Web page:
AFRICANGLOBE – Once again, the nation is compelled to mourn the death of police officers. Rightly so, if such mourning changes the dynamics of the relationship between para-militarized police and the communities in which they patrol. By no sense of the imagination should anyone be cavalier about the killing of a police officer, no more than they should be when a police officer wrongly kills a civilian, especially an unarmed civilian.
But that is the point. When the valorization of the life of a police officer is raised to the level of hero-worshipping, what does that do to the psyche of the general population in respect to their own lives? Thus, the Patrolmen’s Benevolent Association’s demagoguery – presumably to enhance future contract negotiations – and self-righteous condemnation must be viewed in light of how it ultimately serves to improve police-community relationships.
In my previous blog, “Hands Up, Don’t Shoot,” I ended by stating, “It is time to ensure Black lives matter as much as white lives and that all people’s lives are as sacred as police lives.” So that leads to the question, how is that possible when police lives are considered far more valuable than anyone else’s; they are more valued than the lives of a sanitation worker, a postal worker, a bus or taxi driver, all of whom serve the community.
Granted, police officers, like firemen, at times put their lives on the line to safeguard the lives of others. It is terrible that in our highly developed technological society, our humanity has yet to reach a point in which the police have not become obsolete. However, I am of the opinion that the humanity of all of us is challenged by the historical dynamic of racism and capitalism, with its exploitation and profiteering.
As was learned from Occupy Wall Street, 1 percent of the population controls and owns most of the wealth in this country. Unfortunately, more often than not, the police are used as tools of the capitalist class to protect financial interests over human interests.
This is especially disconcerting as it pertains to the racialized disenfranchised and poor, such as those targeted by racial profiling. In this regard, police violence represents the interests of the state.
I was once told that the police are the first line of defense for the maintenance of state power. If this is true, then it is extremely important the community at large recognize how their lives are only as important as the state permits, for as long as they are exploitable and profitable.
Obviously, the dichotomy between the institution of police and society needs to be investigated and reevaluated, especially when one is armed and militarized and the other, for the most part, unarmed and vulnerable. The public perception and discourse imposed by corporate media shapes our collective thinking on the legitimacy of violence: State violence is legitimate, and any violence not sanctioned by the state is illegitimate. We then consciously accept the inevitability of the state – and thus the virtue of its violence.
Hence, because community violence in inner cities is not sanctioned by the state, it must be policed. Generally, we agree with this policing when it saves lives and establishes social order. However, there is a causation for inner-city violence that is not readily considered for problem solving, managed only by policing.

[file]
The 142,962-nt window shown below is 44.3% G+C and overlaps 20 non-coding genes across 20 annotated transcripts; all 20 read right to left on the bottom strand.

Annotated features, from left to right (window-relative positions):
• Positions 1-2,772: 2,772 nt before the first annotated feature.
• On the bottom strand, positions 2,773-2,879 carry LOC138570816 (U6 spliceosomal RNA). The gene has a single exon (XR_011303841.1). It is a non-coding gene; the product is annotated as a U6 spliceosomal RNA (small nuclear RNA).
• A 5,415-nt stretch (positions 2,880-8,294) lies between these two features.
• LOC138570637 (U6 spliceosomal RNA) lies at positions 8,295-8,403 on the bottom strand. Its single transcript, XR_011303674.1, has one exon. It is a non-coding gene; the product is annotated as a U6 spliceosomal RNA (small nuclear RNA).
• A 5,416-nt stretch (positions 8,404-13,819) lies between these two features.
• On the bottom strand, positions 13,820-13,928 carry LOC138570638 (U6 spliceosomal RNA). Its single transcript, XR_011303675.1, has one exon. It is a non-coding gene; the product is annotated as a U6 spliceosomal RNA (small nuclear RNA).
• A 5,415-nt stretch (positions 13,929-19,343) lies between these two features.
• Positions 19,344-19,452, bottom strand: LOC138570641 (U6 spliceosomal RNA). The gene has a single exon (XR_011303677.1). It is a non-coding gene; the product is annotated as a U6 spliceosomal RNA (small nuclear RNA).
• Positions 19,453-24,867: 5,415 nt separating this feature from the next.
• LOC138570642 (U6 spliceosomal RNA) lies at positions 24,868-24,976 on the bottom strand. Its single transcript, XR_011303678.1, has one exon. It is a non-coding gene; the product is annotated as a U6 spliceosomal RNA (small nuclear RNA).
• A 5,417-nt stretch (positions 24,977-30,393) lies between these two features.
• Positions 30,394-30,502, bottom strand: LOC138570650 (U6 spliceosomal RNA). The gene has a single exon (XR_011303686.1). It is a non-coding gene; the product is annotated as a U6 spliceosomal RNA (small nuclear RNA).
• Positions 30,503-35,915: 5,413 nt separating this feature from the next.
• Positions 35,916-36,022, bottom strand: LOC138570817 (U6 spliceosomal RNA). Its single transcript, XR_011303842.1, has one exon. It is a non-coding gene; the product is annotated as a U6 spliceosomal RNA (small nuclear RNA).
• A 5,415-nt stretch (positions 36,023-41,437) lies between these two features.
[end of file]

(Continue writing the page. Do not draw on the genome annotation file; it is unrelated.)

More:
Forty years ago, the Black Panther Party sought to challenge the causation of inner-city violence. The BPP attempted to rid the community of drug dealing, gang violence and police brutality and murder, creating free breakfast programs, free community health clinics, supporting tenants’ rights etc.
In response, the BPP was confronted with the full force of state violence, essentially destroying a movement with the potential of de-criminalizing the community, forging a revolutionary future. Lest we forget, permit me to remind us all, the death of a movement for liberation serves to keep in place the status quo of state violence in all of its forms.
Again, we must loathe all those who fail to recognize the sanctity of life. Therefore, it is extremely necessary to reject corporate media efforts to confuse us with the valorization of police above and beyond the deaths of unarmed civilians killed by police.
The noble protests against police violence must not be undermined or in any way disputed; the communities’ grievances are real and must be resolved with justice. We cannot afford to continue to preserve the dichotomy that lends to an inferior-to-superior social paradigm in class and race relationships, and we certainly should not seek to maintain socio-economic disparity that lends to inequitable distribution of wealth.
The de-militarization and de-centralization of police is the primary objective that will serve to ensure the safety of the community. The demand for community control of the police strengthens the capacity of the community to police themselves, ridding the community of outside armed and potentially racist forces occupying the community.
In this regard, Martin L. King, Jr. raised the following: “The question is not whether we will be extremists but what kind of extremists we will be. Will we be extremists for the preservation of injustice, or will we be extremists for the cause of justice?”
The first line of defense is power to the people! Fist up, fight back! Remember: We are our own liberators!
By: Jalil A. Muntaqim